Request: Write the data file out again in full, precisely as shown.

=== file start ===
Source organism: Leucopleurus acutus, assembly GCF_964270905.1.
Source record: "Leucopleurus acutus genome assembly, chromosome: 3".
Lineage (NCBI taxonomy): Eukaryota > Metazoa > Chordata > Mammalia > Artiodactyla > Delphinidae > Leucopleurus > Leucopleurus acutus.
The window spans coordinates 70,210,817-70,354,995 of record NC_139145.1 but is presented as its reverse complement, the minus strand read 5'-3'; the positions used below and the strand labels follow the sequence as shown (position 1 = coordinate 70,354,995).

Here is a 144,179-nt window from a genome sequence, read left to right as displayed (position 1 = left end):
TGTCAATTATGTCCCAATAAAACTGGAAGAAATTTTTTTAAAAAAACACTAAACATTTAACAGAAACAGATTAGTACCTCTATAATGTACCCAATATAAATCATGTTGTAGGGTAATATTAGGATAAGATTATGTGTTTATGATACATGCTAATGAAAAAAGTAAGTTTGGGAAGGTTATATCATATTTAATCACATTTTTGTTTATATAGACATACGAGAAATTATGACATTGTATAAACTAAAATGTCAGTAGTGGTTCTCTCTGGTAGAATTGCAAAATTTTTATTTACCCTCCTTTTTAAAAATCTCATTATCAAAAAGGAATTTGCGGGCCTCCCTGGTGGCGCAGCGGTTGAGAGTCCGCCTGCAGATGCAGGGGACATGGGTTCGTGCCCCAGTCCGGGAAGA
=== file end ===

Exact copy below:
Source organism: Leucopleurus acutus, assembly GCF_964270905.1.
Source record: "Leucopleurus acutus genome assembly, chromosome: 3".
Lineage (NCBI taxonomy): Eukaryota > Metazoa > Chordata > Mammalia > Artiodactyla > Delphinidae > Leucopleurus > Leucopleurus acutus.
The window spans coordinates 70,210,817-70,354,995 of record NC_139145.1 but is presented as its reverse complement, the minus strand read 5'-3'; the positions used below and the strand labels follow the sequence as shown (position 1 = coordinate 70,354,995).

Here is a 144,179-nt window from a genome sequence, read left to right as displayed (position 1 = left end):
TGTCAATTATGTCCCAATAAAACTGGAAGAAATTTTTTTAAAAAAACACTAAACATTTAACAGAAACAGATTAGTACCTCTATAATGTACCCAATATAAATCATGTTGTAGGGTAATATTAGGATAAGATTATGTGTTTATGATACATGCTAATGAAAAAAGTAAGTTTGGGAAGGTTATATCATATTTAATCACATTTTTGTTTATATAGACATACGAGAAATTATGACATTGTATAAACTAAAATGTCAGTAGTGGTTCTCTCTGGTAGAATTGCAAAATTTTTATTTACCCTCCTTTTTAAAAATCTCATTATCAAAAAGGAATTTGCGGGCCTCCCTGGTGGCGCAGCGGTTGAGAGTCCGCCTGCAGATGCAGGGGACATGGGTTCGTGCCCCAGTCCGGGAAGA